From pv magazine USA
EnerVenue, a nickel-hydrogen battery startup that launched at the height of the Covid-19 pandemic last summer, has signed a distribution agreement with Towngas, Hong Kong’s first public utility and one of the largest energy suppliers in greater China.
Just after the company’s launch, CEO Jorg Heinmann outlined how finding large, anchor customers like Towngas quickly would be paramount to the company’s success. With this first major goal realized, pv magazine invited Heinmann to discuss how his California-based company has evolved in its first year.
“We know the technology works,” he said, adding that much of the underlying tech risk has been addressed. Engineering and operational challenges remain to be overcome in order to scale up manufacturing, “but we’re way out of the ‘science project’ mode,” he said,
Part of the science project was finding a way to cut battery costs. Nickel-hydrogen has proven to be a powerful energy storage technology for the aerospace industry for quite some time, but has always been held back from greater commercial use due to its high price.
Finding new materials to substitute for more costly traditional components was a breakthrough for EnerVenue, according to Heinmann. The costliest component to be replaced was platinum.
When theorizing about what expensive components could be replaced, Heinmann and the team expected to register a hit in battery performance. But the opposite has proven true, and Heinmann asserted that not only do the newly designed batteries perform significantly better than earlier versions, but they are being manufactured with “magnitudes” of cost reduction per battery.
Cost reduction and anchor customers like Towngas form the two prongs that Heinmann believes will help EnerVenue to overcome its biggest obstacle: the advantage of incumbent lithium-ion batteries. Although Heinmann declined to get into customer specifics, he said that the company is working on a number of projects to demonstrate their batteries on a large scale, as well as hammering out agreements for more anchor customers.
The Towngas deal represents a vote of confidence not just in nickel-hydrogen battery technology, but in EnerVenue as a company able to provide effective and cost-competitive storage solutions. It’s a confidence that Heinmann said he hopes will be recognized by other potential anchor customers that EnerVenue is pursuing.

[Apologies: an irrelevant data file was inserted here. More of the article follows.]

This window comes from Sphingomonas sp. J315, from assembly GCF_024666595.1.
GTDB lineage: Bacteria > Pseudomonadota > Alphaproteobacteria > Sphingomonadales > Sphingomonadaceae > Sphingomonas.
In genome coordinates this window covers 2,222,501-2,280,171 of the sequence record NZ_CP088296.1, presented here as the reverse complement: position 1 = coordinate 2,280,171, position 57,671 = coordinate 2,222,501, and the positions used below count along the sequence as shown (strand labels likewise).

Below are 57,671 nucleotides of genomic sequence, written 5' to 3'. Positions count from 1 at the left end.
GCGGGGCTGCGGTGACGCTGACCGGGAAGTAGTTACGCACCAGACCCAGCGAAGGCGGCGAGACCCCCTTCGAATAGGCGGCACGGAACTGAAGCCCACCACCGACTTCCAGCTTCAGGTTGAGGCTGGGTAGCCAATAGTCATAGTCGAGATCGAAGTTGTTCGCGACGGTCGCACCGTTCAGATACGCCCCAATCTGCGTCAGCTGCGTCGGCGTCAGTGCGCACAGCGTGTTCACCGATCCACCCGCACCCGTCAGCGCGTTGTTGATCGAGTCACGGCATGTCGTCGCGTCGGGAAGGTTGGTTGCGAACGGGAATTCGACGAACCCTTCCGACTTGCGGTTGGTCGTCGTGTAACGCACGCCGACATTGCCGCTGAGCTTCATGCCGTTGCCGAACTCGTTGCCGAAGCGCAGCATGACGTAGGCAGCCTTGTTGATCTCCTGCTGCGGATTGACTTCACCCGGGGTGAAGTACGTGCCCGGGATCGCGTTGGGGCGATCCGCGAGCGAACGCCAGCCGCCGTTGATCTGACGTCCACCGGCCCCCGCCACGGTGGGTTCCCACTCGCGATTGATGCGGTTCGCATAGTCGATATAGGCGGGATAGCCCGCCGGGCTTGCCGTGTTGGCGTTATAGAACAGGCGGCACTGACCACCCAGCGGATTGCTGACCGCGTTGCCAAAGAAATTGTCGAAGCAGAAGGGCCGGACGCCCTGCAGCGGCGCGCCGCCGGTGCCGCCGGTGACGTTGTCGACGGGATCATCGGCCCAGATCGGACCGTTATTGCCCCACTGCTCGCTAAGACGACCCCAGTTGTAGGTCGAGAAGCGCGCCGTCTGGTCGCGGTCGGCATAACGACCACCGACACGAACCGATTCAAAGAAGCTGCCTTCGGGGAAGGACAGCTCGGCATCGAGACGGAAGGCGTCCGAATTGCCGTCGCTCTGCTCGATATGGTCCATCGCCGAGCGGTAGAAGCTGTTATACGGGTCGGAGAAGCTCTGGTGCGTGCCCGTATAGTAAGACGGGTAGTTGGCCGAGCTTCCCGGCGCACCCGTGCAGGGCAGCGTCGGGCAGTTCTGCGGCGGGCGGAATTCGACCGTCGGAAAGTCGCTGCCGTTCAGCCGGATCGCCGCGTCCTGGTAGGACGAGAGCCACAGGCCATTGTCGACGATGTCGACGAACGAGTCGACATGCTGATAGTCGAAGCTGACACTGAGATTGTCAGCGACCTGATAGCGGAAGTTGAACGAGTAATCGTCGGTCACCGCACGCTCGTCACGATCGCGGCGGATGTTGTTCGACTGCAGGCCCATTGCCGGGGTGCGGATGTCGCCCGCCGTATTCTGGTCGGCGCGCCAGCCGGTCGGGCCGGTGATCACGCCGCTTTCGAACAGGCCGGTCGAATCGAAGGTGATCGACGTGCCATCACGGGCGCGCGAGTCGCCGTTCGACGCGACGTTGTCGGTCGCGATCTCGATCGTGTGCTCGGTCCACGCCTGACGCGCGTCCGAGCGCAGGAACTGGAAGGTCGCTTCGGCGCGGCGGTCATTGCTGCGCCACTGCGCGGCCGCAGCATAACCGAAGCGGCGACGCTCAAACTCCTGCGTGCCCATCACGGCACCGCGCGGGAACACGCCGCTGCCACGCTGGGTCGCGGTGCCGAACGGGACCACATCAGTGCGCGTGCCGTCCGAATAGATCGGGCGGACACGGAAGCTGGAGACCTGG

As for meeting the product demand these large customers will bring, Heinmann said he is confident in his technology’s ability to scale.
“It’s designed for super-easy manufacturing and super-easy assembly,” Heinmann said. Expectations are that the manufacturing, tooling, and capital expenditure cost will be about one-fifth of that for equivalent lithium-ion capacity.
Heinmann credits the scale of the cost reduction to the simplicity of the battery itself, referring to it as a “stack of electrodes.” The design also makes possible features EnerVenue believes will give it an edge over lithium-ion in the long run: a 30,000+ cycle without degradation lifespan, an optimal operating temperature range from -40° to 60°C (-40 to 140°F), no fire or thermal runaway risk, no toxic materials, and easy recycling at the end of the battery’s life.
“We found a huge number of ways to get cost out of this thing, and that’s all engineering cost reduction,” said Heinmann. “That gives us huge confidence in achieving our business plan and scaling fast.”
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This nickel hydrogen seems like a step in improvement over Li-Ion. But nickel is in high demand for nickel manganese cobalt type Lithium-ion cells. Since the demand for nickel exceeds supply, it puts upward pressure on prices. And with the batteries being the most expensive part of the systems, it’s a major issue for battery systems. So far, the LFP batteries have been the solution for fixed systems where light weight isn’t necessary. But transportation needs a lot of nickel cells, so demand stays high. What we need is to mine a meteor that’s mostly nickel and iron. But since that’s not possible, there needs to be exploration for nickel in nodules that are said to be lying on the ocean floor.
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